Marrows are a vegetable not used in this country nearly enough. There are many types and varieties, some dwarf, others almost climbers. Marrows are a firm fleshy vegetable, which belongs to the gaud section of the cucumber family, which includes courgettes, squashes and pumpkins. Marrows are an easy crop to grow; children find them fun, fascinated and excited by the crops rapid growth. Plants like these kindle interest in gardening at an early age which gives hope for the future, for once the passion for growing plants and good quality home grown foods has been kindled, it generally continues throughout a person's life
Marrows prefer heavier soils; they do best in positions where there is shelter from cold winds. When preparing the ground, add plenty of manure and compost where the plants are to grow; this should be dug into the ground quite deeply about 9 inches. Begin by digging a trench 9 inches (228mm) deep put in the manure then dig another putting the soil from this into the first trench. This will form a ridge; continue to do this to add manure and compost and create a series of ridges. The marrows can be planted into the ridges, 6 ft. (180cm) apart for the trailing varieties, 4 ft. (120cm) apart for the bush types.
For best results sow three-year-old seed, this will help ensure that the plants produce a greater proportion of female blooms. At the beginning of April sow the seed in John Innes seed compost in 3 in. (76mm) pots in a greenhouse at a temperature of about 50 deg. F. (10 deg C. ). Harden off the young plants by putting them into frames at the end of April. Plant them out along the ridges at the end of May though it might be as late as June in the north.
Water the pots well before planting out. Avoid holding the plants by their stems as they are easily bruised causing them irreparable damage. If the weather is cool cover each plant for the first week to give them a little warmth and protection. One of the best methods I find is to use a half of a clear plastic 5 litre mineral bottle; a bottle makes two excellent cloches. The top half, whilst giving protection also allows air and moisture through the neck onto the plants. To prevent flying insects entering through the neck of the bottle, I secure a small piece of fleece with an elastic band.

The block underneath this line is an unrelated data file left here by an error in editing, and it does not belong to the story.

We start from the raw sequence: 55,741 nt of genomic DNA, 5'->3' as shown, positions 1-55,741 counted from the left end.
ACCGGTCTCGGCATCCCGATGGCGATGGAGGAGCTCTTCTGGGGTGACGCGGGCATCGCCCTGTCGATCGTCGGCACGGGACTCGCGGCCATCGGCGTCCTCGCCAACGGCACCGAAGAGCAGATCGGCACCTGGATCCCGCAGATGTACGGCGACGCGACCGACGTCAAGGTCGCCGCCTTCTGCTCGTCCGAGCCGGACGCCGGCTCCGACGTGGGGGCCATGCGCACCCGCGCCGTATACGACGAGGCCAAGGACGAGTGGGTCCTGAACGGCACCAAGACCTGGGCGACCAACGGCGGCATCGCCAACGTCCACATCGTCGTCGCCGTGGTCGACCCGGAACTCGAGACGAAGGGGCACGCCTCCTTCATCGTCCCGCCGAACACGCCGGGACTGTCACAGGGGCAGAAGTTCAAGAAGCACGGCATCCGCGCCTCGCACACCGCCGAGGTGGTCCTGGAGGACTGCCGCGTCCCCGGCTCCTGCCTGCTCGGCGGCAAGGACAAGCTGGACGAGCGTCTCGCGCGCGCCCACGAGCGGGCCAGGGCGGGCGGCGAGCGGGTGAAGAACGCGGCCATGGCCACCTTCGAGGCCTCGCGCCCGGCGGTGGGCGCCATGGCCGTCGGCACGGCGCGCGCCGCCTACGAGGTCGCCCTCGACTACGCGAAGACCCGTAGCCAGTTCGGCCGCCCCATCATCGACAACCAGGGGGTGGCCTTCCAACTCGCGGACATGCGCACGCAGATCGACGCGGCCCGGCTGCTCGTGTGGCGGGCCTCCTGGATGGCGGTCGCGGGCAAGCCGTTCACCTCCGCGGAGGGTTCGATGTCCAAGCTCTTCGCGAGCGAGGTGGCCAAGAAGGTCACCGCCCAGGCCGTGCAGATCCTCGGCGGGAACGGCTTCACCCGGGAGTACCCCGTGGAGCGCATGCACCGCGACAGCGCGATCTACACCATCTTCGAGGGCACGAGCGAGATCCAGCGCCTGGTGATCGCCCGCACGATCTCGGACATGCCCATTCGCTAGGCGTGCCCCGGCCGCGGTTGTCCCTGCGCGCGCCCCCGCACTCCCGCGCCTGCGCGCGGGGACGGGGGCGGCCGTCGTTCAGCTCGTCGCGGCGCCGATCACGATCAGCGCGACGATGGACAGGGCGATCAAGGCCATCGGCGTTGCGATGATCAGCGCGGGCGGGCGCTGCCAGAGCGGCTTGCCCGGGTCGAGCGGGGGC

Trailing varieties should have the tip of the main shoot pinched back by an in. when they are 1 ½ ft. (45cm) long, this encourages the formation of side growth (laterals) on which the bulk of the female flowers will be borne. As the plants grow they will require extra manure and compost; this should be given as mulch around the base of each plant. For extra protection against the surface roots from drying out, grass clippings can also be used as mulch. Marrows require plenty of water so that they are able to grow and fully develop, soak the roots thoroughly and regularly. On the other hand, in very wet weather too much trailing leafy growth may result in which case; clip back the shoots to allow more air to circulate around the flowers and developing fruits.
In a good summer, marrows can often be cut in July; keep cutting them when they are young and the plants will continue cropping until well into September. If the intention is to store some for winter use, leave the fruits on the plant until October. I find that I generally produce too many fruits for my own use. The surplus I trade with my local grocer and my immediate neighbours; in my neighbour's case they are exchanged for home made jams and preserves.
Terry Blackburn. Internet Marketing Consultant, living in South Shields in the North-East of England. Author and Producer of blog http://www.lawnsurgeon.blogspot.com Author of “Your Perfect Lawn, " a 90 Page eBook devoted to Lawn Preparation, Lawn Care and Maintenance. Find it at http://www.lawnsurgeon.com
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